On Cooking Sukiyaki

On Cooking Sukiyaki


There are two styles of sukiyaki that I know about, but I forget which one is Tokyo-style, and which is Osaka-style. Wait, let me back up. Sukiyaki, of course, is a classic shaved beef hot pot traditionally cooked in a special cast-iron pot. We love getting down with sukiyaki on a frigid winter night here at Brooklyn mission control. Especially when paired with a glass of great sake.

At home I use a cast-iron skillet instead of the pot -- one of the few pieces of traditional cookware I haven't found the gumption to schlep back home from Japan. The ingredients I use are straightforward: sukiyaki beef (beef sliced about 1/8 inch thick, find in Asian markets), tofu, shaved burdock root (whittle like a pencil), sliced onions, shiitake mushrooms, oyster mushrooms, sliced carrots, and itokonyaku (konyaku noodles). The trick is the seasoning sauce, called warishita. I've seen some fancy recipes for this, but stick with the tried-and-true basic warishita, which is 1 part sake, 1 part soy sauce, 1 part mirin, and a sprinkling of sugar. It delivers the mail, trust me.

Okay, let's return to sentence number one of this post, the question of styles. With one of them, you're supposed to grease the pan with a chunk of meat fat, then sauté the beef for a minute or two, before adding the rest of the ingredients to the skillet in separate, neat clumps, after which you pour in the warishita, and cook. (Wait with the spinach, though, to almost the end.) With the other style, which is the one I followed, you grease the skillet, add all the ingredients at the same time in neat clumps, pour in the warishita, and cook. (Ditto about the spinach). Which method to follow? As always, up to you. If you brown the beef first, you'll get more caramel-y flavors, but on the other hand, option number two is quicker. I opted for speed. (It still tasted amazing.)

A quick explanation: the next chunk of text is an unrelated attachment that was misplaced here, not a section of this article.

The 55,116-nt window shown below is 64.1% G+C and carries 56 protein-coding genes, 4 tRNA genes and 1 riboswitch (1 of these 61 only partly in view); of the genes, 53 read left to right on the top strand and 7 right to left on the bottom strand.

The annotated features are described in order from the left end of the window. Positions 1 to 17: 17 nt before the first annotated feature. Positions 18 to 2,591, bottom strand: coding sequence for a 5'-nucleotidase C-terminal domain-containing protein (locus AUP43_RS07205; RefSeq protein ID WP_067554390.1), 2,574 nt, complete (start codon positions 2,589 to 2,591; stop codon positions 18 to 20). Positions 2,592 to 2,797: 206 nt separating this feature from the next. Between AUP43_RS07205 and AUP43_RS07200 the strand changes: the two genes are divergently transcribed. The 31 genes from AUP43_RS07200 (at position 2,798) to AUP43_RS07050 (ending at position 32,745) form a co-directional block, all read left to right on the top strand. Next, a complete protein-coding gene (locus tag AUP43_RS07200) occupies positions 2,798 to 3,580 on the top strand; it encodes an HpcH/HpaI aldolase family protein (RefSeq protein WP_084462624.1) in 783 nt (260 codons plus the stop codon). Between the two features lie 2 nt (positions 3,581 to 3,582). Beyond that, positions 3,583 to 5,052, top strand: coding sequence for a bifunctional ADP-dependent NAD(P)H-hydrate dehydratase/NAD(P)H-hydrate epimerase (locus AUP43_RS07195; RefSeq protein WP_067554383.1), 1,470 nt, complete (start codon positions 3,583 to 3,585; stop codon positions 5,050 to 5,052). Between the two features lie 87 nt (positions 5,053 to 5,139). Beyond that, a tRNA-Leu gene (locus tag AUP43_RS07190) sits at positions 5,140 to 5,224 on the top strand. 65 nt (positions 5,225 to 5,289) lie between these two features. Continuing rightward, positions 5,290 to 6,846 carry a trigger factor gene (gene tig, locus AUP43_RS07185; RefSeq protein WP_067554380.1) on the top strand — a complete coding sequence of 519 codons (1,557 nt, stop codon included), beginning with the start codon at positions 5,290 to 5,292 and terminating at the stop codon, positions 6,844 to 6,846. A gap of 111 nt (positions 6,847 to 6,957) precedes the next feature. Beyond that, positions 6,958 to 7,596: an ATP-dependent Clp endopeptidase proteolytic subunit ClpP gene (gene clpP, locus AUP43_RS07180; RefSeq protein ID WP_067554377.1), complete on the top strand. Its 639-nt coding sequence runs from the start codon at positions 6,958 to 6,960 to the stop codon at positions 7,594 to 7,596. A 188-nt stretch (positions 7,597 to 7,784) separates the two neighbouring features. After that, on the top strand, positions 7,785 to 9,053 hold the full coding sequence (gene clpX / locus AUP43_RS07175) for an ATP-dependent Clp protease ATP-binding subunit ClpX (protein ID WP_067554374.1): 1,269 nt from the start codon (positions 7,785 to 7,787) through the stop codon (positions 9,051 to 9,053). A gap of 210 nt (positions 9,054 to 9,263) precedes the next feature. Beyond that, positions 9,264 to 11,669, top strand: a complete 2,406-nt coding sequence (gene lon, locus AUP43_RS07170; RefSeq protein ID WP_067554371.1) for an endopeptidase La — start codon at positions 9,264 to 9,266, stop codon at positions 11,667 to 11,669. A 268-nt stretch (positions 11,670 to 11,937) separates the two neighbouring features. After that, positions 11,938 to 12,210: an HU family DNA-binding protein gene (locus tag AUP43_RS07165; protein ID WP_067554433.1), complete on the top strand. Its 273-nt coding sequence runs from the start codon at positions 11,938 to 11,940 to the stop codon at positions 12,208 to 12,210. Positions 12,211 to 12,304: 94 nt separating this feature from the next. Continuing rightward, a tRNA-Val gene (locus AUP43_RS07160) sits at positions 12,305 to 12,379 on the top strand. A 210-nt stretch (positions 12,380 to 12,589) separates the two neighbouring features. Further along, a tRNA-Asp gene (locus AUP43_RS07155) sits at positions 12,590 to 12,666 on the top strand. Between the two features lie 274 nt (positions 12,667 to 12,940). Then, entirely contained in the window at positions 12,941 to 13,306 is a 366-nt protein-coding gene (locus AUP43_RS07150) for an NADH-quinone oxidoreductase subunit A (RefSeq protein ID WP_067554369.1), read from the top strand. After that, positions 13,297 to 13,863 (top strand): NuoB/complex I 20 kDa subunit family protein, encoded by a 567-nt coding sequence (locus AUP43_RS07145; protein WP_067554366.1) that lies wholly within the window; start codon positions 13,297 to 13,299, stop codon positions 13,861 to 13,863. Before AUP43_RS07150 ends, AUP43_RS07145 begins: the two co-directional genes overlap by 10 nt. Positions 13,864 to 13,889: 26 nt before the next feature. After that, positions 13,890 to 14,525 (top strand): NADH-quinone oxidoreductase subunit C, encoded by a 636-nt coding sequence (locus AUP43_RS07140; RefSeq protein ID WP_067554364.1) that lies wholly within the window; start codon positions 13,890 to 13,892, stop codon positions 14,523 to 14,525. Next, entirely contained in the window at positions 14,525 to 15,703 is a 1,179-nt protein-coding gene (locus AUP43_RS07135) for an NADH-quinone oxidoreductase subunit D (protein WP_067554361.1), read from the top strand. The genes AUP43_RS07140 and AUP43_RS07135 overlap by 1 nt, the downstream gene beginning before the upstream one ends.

Final note, on how to eat. First, beat a raw egg in a small bowl. Next, dip ingredients you pluck out of the pot into the raw egg. Then, chow down. Why? The egg adds richness and its own silky texture. If you have access to really fresh eggs, do this (fortunately I live near a local farmers market). And don't forget a steaming bowl of white rice on the side. So that's it: Now it's your turn to cook sukiyaki for family, lovers, friends! Enjoy...

Posted by Harris Salat in Beef | Permalink | Comments (11) | Email | Print

Comments (11)

What is the best cut of beef to use if you plan to slice your own (I have the equipment)
is there a way to make a VEGETARIAN version of this dish, you think? (maybe as easy as just subbing the beef for some store-bought vegetarian beef substitute?)
I like the sear-first method. I usually toss a few onion slices in with the first round of meat, so those brown up to. Then those first few bites of meat are so yummy. Then we cook the rest of the ingredients as we eat, adding more "warishita" (so that's the official name) as needed. It's pretty much Hiroko Shimbo's recipe from her book. I love the way she mentions that her Dad always manned up to the table to cook the sukiyaki. Wherever they are, men always love grilling the meat, it seems. I have one of those little table-top single-burner cartridge stoves, so I use that at the table to cook, in a big frying pan. I think the all-at-once version is more dramatic, but the cook-as-you-go method is tastier. We buy our meat at Nijiya, (one) of our local Japanese markets. I buy the more expensive rib-eye cut, because I find the cheaper cut is too tough (although it makes great jaga-niku). I think it's labeled すきやき 用 (sukiyaki use). Someone has told me that there are Japanese markets that will cut the meat to order for you, should you want such a thing done.